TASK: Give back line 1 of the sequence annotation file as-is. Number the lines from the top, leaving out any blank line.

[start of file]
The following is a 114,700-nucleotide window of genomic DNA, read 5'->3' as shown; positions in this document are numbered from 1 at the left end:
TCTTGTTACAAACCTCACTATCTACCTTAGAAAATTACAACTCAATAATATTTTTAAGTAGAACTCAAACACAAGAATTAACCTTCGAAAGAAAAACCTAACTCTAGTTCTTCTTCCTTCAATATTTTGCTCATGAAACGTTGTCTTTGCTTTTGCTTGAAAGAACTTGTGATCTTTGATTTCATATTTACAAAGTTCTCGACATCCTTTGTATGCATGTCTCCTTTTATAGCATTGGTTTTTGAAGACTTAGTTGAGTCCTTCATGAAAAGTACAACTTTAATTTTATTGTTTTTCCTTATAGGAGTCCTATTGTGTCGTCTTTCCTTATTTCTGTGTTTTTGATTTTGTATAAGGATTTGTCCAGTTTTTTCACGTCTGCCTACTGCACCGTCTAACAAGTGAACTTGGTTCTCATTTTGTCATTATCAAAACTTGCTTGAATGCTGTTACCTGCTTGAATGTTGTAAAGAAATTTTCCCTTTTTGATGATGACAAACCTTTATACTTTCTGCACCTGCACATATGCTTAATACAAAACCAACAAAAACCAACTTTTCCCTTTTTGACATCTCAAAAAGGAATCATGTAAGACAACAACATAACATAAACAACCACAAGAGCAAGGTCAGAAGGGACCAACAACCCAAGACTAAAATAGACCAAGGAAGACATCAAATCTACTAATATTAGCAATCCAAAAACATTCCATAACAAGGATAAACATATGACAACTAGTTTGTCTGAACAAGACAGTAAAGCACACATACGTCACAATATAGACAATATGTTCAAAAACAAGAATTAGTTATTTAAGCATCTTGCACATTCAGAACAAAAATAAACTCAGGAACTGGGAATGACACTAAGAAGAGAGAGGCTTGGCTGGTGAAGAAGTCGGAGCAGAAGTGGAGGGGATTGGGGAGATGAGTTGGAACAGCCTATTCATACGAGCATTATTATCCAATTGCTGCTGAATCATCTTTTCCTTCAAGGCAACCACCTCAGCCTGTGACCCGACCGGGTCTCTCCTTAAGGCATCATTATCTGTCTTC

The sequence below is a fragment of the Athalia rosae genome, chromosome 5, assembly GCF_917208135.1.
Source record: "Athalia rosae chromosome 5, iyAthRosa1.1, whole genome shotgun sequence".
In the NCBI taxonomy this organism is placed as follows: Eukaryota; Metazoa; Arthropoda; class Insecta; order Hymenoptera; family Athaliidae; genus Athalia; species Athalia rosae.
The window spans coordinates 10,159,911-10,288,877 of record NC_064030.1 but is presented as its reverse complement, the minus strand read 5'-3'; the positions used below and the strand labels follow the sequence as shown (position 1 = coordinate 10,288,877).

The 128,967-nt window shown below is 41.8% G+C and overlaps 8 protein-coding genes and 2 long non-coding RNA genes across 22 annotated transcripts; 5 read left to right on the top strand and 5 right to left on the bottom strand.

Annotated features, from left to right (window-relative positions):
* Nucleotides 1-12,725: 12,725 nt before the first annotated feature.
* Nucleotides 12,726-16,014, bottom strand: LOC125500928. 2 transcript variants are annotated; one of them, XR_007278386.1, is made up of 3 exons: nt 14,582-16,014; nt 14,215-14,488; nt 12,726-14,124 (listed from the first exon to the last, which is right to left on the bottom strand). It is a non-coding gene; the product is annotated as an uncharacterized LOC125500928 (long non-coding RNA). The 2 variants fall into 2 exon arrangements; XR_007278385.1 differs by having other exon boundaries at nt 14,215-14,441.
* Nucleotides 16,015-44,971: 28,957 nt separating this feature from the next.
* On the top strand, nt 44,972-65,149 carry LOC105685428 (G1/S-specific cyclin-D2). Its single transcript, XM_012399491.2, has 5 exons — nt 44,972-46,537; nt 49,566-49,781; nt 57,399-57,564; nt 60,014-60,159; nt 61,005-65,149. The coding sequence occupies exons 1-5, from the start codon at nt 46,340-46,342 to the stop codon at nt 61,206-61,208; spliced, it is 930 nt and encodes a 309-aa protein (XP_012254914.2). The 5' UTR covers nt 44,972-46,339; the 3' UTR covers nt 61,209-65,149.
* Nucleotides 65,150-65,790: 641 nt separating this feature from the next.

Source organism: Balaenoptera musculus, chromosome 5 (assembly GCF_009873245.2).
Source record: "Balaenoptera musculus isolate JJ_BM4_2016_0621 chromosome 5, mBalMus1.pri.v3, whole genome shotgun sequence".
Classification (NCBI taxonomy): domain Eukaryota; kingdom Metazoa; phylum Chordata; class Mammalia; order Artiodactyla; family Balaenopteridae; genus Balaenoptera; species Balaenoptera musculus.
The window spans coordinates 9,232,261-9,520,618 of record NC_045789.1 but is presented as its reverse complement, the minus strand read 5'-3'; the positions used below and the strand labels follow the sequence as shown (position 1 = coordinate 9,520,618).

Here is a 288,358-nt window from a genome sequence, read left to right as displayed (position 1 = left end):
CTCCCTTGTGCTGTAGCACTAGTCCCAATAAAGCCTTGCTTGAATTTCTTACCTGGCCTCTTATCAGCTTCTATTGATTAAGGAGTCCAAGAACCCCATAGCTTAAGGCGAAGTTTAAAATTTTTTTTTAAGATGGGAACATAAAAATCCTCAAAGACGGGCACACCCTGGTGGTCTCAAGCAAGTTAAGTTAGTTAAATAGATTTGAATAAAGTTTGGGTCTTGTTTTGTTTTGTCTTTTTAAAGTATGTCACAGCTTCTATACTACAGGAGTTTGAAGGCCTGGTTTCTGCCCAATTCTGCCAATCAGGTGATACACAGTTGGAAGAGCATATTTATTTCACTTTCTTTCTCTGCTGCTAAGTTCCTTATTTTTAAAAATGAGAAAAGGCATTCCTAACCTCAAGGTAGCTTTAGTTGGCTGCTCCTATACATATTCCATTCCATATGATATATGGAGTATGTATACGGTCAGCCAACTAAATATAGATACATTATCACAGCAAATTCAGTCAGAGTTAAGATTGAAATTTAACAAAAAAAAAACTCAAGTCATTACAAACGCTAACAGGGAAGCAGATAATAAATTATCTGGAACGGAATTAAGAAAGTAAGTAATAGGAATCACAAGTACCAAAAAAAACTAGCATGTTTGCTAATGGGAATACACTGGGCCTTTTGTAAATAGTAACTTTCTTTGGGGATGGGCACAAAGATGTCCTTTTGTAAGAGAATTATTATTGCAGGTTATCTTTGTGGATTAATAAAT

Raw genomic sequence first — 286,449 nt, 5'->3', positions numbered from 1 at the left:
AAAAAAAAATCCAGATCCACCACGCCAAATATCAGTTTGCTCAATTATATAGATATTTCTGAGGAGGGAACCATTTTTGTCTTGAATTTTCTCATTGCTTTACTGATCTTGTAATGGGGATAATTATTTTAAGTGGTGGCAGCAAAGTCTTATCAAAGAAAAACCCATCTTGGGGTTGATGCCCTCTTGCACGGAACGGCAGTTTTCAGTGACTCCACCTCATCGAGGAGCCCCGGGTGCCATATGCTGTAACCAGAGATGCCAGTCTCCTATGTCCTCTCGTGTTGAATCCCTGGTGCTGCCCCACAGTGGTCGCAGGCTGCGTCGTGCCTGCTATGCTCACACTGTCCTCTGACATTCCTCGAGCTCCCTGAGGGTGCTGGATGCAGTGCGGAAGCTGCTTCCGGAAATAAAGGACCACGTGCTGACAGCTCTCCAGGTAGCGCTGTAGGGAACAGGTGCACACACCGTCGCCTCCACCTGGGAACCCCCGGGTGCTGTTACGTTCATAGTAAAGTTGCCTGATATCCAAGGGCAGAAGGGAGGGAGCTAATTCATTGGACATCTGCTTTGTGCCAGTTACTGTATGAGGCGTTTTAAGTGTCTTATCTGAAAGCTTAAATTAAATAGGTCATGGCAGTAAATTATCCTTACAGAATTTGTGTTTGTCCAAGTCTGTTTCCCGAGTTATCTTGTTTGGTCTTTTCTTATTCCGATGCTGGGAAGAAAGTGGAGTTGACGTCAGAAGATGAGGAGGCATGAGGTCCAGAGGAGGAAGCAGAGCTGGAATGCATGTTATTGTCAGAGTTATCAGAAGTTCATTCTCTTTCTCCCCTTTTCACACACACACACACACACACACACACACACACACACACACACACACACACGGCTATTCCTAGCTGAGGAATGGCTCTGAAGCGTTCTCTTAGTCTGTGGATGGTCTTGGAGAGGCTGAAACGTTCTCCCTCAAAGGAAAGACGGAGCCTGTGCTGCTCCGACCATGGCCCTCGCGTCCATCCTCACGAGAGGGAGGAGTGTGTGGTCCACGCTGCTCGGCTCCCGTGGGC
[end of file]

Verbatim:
The following is a 114,700-nucleotide window of genomic DNA, read 5'->3' as shown; positions in this document are numbered from 1 at the left end: